January 10, 2006

The Herald

Why modern offices only let you work for 11 minutes

By Brian Donnelly

It has been described as multi-tasking madness as office workers struggle to balance their normal workload with an increasing number of e-mails and other demands.

New research has found that, instead of helping workers through the day, new technology can bring increased stress and disruption to busy staff. The study shows modern-day staff work for just 11 minutes before they are interrupted by an e-mail, phone call or a metaphorical tap on the shoulder from a colleague.

Researchers have calculated that interruptions consume an average of 2.1 hours of every working day, or 28% of the average person's routine. It has reached such an extent that workers are becoming locked in what was described as a mire of multi-tasking, and one expert said there had been a tenfold rise in the number of people suffering from what he called work-induced attention-deficit disorder.

The two hours of lost productivity included not only unimportant interruptions and distractions, but also the recovery time associated with getting back on track.

Once people are interrupted, it takes an average of nearly half an hour to return to the original task, but some workers admit their concentration is ruined for the rest of the day. The report, The Cost of Not Paying Attention, was written by a research team headed by Gloria Mark and Victor Gonzalez, of the University of California.

They studied a random sample of 36 office workers and found that the employees devoted an average of just 11 minutes to a project before the ping of an e-mail, the ring of the phone, or a verbal interruption from a manager or colleague pulled them in another direction.

Once they were interrupted, it took on average of 25 minutes to return to the original task, if they managed to do so at all that day. Workers in the study were juggling an average of 12 projects each, a situation one subject described as "constant, multi-tasking craziness".

The five biggest causes of interruption were a colleague stopping to talk, being called away from the desk (or leaving voluntarily), arrival of new e-mail, doing another task on the computer, or a phone call.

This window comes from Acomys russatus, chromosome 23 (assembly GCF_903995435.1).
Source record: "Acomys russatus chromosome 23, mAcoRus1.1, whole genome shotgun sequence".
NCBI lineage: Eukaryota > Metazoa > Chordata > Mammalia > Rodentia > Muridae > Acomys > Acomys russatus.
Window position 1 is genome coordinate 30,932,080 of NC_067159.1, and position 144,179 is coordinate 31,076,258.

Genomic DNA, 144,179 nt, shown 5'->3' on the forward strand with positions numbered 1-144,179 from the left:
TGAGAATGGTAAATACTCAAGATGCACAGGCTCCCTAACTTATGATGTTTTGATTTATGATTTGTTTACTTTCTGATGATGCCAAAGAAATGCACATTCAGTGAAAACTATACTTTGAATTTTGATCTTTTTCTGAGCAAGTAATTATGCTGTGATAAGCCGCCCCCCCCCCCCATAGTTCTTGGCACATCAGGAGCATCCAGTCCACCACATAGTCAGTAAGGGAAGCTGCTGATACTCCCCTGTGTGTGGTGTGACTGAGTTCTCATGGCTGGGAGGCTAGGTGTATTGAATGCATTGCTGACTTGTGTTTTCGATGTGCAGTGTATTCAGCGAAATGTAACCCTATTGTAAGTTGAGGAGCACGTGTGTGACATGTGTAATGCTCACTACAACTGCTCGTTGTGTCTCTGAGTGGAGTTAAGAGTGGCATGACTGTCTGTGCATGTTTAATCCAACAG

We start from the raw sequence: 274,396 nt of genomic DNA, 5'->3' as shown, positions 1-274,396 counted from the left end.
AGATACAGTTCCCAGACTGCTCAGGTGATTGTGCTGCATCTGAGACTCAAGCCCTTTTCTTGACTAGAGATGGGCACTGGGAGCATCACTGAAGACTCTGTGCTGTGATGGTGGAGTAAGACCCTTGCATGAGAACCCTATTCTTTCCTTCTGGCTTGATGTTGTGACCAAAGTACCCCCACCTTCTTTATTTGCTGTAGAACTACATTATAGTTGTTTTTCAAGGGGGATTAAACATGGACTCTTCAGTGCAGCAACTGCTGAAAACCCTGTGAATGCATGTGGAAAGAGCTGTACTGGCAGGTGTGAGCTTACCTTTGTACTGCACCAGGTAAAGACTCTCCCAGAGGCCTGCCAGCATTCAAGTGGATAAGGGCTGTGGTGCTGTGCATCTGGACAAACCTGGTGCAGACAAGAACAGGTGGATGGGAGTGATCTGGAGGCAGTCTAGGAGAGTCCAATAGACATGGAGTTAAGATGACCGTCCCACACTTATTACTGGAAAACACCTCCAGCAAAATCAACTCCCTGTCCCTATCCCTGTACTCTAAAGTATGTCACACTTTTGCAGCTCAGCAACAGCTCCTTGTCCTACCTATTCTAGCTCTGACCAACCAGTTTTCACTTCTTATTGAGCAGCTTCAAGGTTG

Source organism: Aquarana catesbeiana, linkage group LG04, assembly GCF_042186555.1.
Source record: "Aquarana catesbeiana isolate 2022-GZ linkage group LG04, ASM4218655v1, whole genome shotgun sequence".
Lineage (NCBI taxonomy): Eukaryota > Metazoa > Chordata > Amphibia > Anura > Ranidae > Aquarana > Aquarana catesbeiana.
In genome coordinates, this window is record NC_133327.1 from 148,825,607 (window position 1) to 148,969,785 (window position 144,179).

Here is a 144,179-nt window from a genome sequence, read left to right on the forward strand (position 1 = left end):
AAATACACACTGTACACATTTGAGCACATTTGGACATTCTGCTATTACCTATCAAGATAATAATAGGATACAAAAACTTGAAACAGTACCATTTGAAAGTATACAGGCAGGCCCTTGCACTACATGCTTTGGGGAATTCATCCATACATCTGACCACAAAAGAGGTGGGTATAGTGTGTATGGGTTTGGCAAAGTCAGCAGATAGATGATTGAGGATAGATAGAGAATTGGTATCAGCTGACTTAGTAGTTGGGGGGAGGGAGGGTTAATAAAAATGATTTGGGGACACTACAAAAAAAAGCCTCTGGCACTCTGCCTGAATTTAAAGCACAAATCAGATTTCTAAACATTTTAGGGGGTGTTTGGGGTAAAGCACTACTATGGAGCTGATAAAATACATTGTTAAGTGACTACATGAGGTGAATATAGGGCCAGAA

Edward Hallowell, a leading psychiatrist, said he had seen 10 times more people in the number of patients with what he described as work-induced attention-deficit disorder than in recent years. Dr Hallowell said: "They complained that they were more irritable than they wanted to be. Their productivity was declining and they couldn't get organised." He has branded workers' compulsive use of mobiles, computers, and Blackberries as "screen-sucking".

Business leaders recognised that interruptions happen, but said they should be managed alongside regular workload.

David Lonsdale, assistant director of CBI Scotland, said: "Interruptions, from within or outwith the workplace, can sometimes make it seem hard to get things done, particularly with the growth in use of new technology.

"However, unexpected calls or queries do not necessarily have to disrupt the working day. Less urgent items can be done later, and those pop-up boxes and bells that signal the arrival of new e-mail can be disabled. Telephone calls can also be screened.

"Constant questions from colleagues might suggest they have been given inadequate training or instruction from the outset."

Mary Czerwinski, a senior researcher at Microsoft, has been helping the computer giant design alternatives to current software products to allow workers to stay on task for longer periods, even as on-screen interruptions arrive.

In next-generation systems, interruptions are designed to be less intrusive, without flashes, pop-ups or pings. For example, e-mail alerts will appear on the periphery of a screen that is larger than today's standard, so that workers remain concentrated on their main task.

People such as Condoleezza Rice, US secretary of state, claims to stay focused by avoiding junk food and doing daily workouts. Although a serious multi-tasker and mobile phone fan, Ms Rice does not rely on e-mail or a hand-held computer, but carries her agenda in her head.

Donald Trump, the entrepreneur who once negotiated a book deal in 15 minutes, believes in slowing down and focusing when the office gets too frenetic. He said: "I will literally take a breath and allow things to settle a bit. I also set aside quiet time each morning and evening for reading and assessing."
Why modern offices only let you work for 11 minutes